Inclusionary Zoning

We all know that finding affordable housing remains a challenge for too many DC residents and workers — a challenge that is particularly acute in our neighborhood.

The city recently adopted a new policy, called Inclusionary Zoning, that would address this problem citywide. In Ward 3, it means new developments along Wisconsin and Connecticut Avenues would be required to include a certain amount of housing for DC’s working families without impacting our existing neighborhoods.

What is Inclusionary Zoning?

Inclusionary zoning is a city policy requiring new residential developments to include a portion of affordable homes in exchange for allowing some additional market-rate units on site. This policy will create nearly 200 affordable or workforce housing units each year and will equitably and effectively distribute these units across the city.

For almost 30 years, hundreds of cities and counties throughout the United States – including Arlington County, Boston, Montgomery County, and San Francisco – have used inclusionary zoning to help meet their affordable housing needs and build vibrant, mixed income communities. Inclusionary zoning is a proven and effective strategy for producing and promoting the more equitable distribution of affordable housing.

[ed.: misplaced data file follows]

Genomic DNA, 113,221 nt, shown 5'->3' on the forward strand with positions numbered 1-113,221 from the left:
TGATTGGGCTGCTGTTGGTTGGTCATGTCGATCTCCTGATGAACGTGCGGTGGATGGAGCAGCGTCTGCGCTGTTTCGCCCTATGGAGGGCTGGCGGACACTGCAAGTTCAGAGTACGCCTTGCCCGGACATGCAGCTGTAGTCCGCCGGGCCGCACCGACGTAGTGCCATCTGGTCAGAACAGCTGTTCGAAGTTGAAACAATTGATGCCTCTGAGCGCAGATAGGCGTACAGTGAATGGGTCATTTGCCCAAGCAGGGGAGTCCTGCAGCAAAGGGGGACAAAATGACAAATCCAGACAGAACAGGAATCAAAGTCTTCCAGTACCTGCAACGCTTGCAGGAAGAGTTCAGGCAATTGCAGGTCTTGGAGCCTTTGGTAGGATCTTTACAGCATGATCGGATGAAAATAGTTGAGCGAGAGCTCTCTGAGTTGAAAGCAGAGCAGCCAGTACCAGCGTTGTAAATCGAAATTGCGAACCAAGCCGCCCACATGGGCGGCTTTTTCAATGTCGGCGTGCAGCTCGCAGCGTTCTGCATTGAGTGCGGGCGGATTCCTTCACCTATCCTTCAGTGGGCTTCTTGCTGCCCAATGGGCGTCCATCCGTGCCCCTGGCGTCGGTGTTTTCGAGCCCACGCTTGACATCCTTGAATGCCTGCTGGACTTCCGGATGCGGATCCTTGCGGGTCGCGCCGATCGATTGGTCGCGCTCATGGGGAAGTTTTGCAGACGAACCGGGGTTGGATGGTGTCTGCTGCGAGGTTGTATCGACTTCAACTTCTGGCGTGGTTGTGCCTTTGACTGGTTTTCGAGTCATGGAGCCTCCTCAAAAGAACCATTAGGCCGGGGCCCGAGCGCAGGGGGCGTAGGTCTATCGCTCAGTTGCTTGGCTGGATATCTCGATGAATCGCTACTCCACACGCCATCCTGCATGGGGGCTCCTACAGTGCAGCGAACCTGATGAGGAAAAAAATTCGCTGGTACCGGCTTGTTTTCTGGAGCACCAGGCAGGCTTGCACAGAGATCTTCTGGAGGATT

Why Support Inclusionary Zoning?

  • People who work in the Disctrict should have an opportunity to live here too. Inclusionary zoning is one way to provide this opportunity.
  • Inclusionary Zoning will be applied equitably throughout the city.
  • Inclusionary Zoning will have minimal impacts on existing neighborhoods.
  • Our city needs more mixed-income communities and inclusionary zoning is a way to achieve that goal.
  • Inclusionary zoning is an important part of a larger strategy to meet the affordable housing needs of current and future District residents.
  • Affordable housing and historic preservation are compatible goals. Inclusionary zoning should apply in historic districts.

More Information

Coalition for Smarter Growth Fact Sheet on Inclusionary Zoning